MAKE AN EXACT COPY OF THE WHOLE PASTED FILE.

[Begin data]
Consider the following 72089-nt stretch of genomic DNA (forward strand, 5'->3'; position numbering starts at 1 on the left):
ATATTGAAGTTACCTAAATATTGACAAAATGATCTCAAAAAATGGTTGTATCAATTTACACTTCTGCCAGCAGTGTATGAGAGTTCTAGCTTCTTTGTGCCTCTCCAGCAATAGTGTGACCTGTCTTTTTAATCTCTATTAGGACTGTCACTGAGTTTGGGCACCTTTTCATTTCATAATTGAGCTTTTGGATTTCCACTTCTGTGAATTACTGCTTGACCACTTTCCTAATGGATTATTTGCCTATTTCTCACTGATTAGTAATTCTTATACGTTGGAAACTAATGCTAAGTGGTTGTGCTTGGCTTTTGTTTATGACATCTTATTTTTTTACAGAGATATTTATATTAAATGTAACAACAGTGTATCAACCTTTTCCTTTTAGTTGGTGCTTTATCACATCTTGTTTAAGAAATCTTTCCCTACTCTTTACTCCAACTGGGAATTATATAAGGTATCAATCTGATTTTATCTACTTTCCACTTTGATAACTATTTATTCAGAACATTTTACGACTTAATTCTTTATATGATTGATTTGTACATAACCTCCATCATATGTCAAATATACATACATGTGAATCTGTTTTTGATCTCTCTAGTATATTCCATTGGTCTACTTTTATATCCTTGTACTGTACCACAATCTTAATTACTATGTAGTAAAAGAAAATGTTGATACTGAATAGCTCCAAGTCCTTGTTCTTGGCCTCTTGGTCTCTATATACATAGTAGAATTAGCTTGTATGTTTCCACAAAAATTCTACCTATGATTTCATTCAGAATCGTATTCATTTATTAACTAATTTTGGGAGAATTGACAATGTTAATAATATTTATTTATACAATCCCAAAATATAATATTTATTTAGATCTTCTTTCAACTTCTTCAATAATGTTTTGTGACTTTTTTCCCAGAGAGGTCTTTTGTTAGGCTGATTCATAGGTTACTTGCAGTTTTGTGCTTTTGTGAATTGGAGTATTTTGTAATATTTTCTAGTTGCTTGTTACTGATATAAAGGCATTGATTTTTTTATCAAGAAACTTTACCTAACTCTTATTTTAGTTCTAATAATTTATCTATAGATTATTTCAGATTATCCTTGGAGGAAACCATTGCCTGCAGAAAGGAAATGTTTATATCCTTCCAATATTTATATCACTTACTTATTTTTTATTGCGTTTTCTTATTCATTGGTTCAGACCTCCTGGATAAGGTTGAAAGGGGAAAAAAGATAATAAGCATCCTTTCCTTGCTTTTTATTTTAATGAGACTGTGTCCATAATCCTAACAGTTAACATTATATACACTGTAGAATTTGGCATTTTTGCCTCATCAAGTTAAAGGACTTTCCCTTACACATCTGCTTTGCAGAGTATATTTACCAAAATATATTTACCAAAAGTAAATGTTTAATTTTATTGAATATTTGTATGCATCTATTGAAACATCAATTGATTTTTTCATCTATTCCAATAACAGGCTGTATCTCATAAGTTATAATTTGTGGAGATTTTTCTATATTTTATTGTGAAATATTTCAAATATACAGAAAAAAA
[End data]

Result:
Consider the following 72089-nt stretch of genomic DNA (forward strand, 5'->3'; position numbering starts at 1 on the left):
ATATTGAAGTTACCTAAATATTGACAAAATGATCTCAAAAAATGGTTGTATCAATTTACACTTCTGCCAGCAGTGTATGAGAGTTCTAGCTTCTTTGTGCCTCTCCAGCAATAGTGTGACCTGTCTTTTTAATCTCTATTAGGACTGTCACTGAGTTTGGGCACCTTTTCATTTCATAATTGAGCTTTTGGATTTCCACTTCTGTGAATTACTGCTTGACCACTTTCCTAATGGATTATTTGCCTATTTCTCACTGATTAGTAATTCTTATACGTTGGAAACTAATGCTAAGTGGTTGTGCTTGGCTTTTGTTTATGACATCTTATTTTTTTACAGAGATATTTATATTAAATGTAACAACAGTGTATCAACCTTTTCCTTTTAGTTGGTGCTTTATCACATCTTGTTTAAGAAATCTTTCCCTACTCTTTACTCCAACTGGGAATTATATAAGGTATCAATCTGATTTTATCTACTTTCCACTTTGATAACTATTTATTCAGAACATTTTACGACTTAATTCTTTATATGATTGATTTGTACATAACCTCCATCATATGTCAAATATACATACATGTGAATCTGTTTTTGATCTCTCTAGTATATTCCATTGGTCTACTTTTATATCCTTGTACTGTACCACAATCTTAATTACTATGTAGTAAAAGAAAATGTTGATACTGAATAGCTCCAAGTCCTTGTTCTTGGCCTCTTGGTCTCTATATACATAGTAGAATTAGCTTGTATGTTTCCACAAAAATTCTACCTATGATTTCATTCAGAATCGTATTCATTTATTAACTAATTTTGGGAGAATTGACAATGTTAATAATATTTATTTATACAATCCCAAAATATAATATTTATTTAGATCTTCTTTCAACTTCTTCAATAATGTTTTGTGACTTTTTTCCCAGAGAGGTCTTTTGTTAGGCTGATTCATAGGTTACTTGCAGTTTTGTGCTTTTGTGAATTGGAGTATTTTGTAATATTTTCTAGTTGCTTGTTACTGATATAAAGGCATTGATTTTTTTATCAAGAAACTTTACCTAACTCTTATTTTAGTTCTAATAATTTATCTATAGATTATTTCAGATTATCCTTGGAGGAAACCATTGCCTGCAGAAAGGAAATGTTTATATCCTTCCAATATTTATATCACTTACTTATTTTTTATTGCGTTTTCTTATTCATTGGTTCAGACCTCCTGGATAAGGTTGAAAGGGGAAAAAAGATAATAAGCATCCTTTCCTTGCTTTTTATTTTAATGAGACTGTGTCCATAATCCTAACAGTTAACATTATATACACTGTAGAATTTGGCATTTTTGCCTCATCAAGTTAAAGGACTTTCCCTTACACATCTGCTTTGCAGAGTATATTTACCAAAATATATTTACCAAAAGTAAATGTTTAATTTTATTGAATATTTGTATGCATCTATTGAAACATCAATTGATTTTTTCATCTATTCCAATAACAGGCTGTATCTCATAAGTTATAATTTGTGGAGATTTTTCTATATTTTATTGTGAAATATTTCAAATATACAGAAAAAAA